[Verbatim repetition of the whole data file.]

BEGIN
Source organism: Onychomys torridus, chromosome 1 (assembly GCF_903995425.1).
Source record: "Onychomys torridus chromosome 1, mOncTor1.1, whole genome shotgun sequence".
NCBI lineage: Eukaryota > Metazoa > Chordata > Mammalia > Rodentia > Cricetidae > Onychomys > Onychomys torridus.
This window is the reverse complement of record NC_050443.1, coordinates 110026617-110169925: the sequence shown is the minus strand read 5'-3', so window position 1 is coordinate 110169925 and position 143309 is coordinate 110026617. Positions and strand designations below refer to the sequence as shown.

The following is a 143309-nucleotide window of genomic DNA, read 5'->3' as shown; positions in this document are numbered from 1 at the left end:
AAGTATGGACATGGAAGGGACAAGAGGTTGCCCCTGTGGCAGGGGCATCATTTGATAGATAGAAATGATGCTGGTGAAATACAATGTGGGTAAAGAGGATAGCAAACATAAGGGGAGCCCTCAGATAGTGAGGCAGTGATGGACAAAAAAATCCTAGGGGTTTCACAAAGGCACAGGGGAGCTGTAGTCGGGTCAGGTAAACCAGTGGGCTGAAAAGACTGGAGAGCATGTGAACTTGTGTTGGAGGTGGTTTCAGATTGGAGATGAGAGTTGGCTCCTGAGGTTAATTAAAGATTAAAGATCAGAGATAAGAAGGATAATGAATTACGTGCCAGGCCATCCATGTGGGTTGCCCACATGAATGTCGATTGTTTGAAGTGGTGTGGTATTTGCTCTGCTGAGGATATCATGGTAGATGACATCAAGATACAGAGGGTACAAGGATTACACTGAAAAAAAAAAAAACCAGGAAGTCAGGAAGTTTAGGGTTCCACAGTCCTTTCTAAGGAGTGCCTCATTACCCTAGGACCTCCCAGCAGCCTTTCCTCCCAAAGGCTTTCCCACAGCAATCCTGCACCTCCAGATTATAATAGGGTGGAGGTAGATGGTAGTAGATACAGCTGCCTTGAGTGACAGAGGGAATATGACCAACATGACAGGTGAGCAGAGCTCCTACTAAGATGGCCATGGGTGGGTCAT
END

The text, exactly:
Source organism: Onychomys torridus, chromosome 1 (assembly GCF_903995425.1).
Source record: "Onychomys torridus chromosome 1, mOncTor1.1, whole genome shotgun sequence".
NCBI lineage: Eukaryota > Metazoa > Chordata > Mammalia > Rodentia > Cricetidae > Onychomys > Onychomys torridus.
This window is the reverse complement of record NC_050443.1, coordinates 110026617-110169925: the sequence shown is the minus strand read 5'-3', so window position 1 is coordinate 110169925 and position 143309 is coordinate 110026617. Positions and strand designations below refer to the sequence as shown.

The following is a 143309-nucleotide window of genomic DNA, read 5'->3' as shown; positions in this document are numbered from 1 at the left end:
AAGTATGGACATGGAAGGGACAAGAGGTTGCCCCTGTGGCAGGGGCATCATTTGATAGATAGAAATGATGCTGGTGAAATACAATGTGGGTAAAGAGGATAGCAAACATAAGGGGAGCCCTCAGATAGTGAGGCAGTGATGGACAAAAAAATCCTAGGGGTTTCACAAAGGCACAGGGGAGCTGTAGTCGGGTCAGGTAAACCAGTGGGCTGAAAAGACTGGAGAGCATGTGAACTTGTGTTGGAGGTGGTTTCAGATTGGAGATGAGAGTTGGCTCCTGAGGTTAATTAAAGATTAAAGATCAGAGATAAGAAGGATAATGAATTACGTGCCAGGCCATCCATGTGGGTTGCCCACATGAATGTCGATTGTTTGAAGTGGTGTGGTATTTGCTCTGCTGAGGATATCATGGTAGATGACATCAAGATACAGAGGGTACAAGGATTACACTGAAAAAAAAAAAAACCAGGAAGTCAGGAAGTTTAGGGTTCCACAGTCCTTTCTAAGGAGTGCCTCATTACCCTAGGACCTCCCAGCAGCCTTTCCTCCCAAAGGCTTTCCCACAGCAATCCTGCACCTCCAGATTATAATAGGGTGGAGGTAGATGGTAGTAGATACAGCTGCCTTGAGTGACAGAGGGAATATGACCAACATGACAGGTGAGCAGAGCTCCTACTAAGATGGCCATGGGTGGGTCAT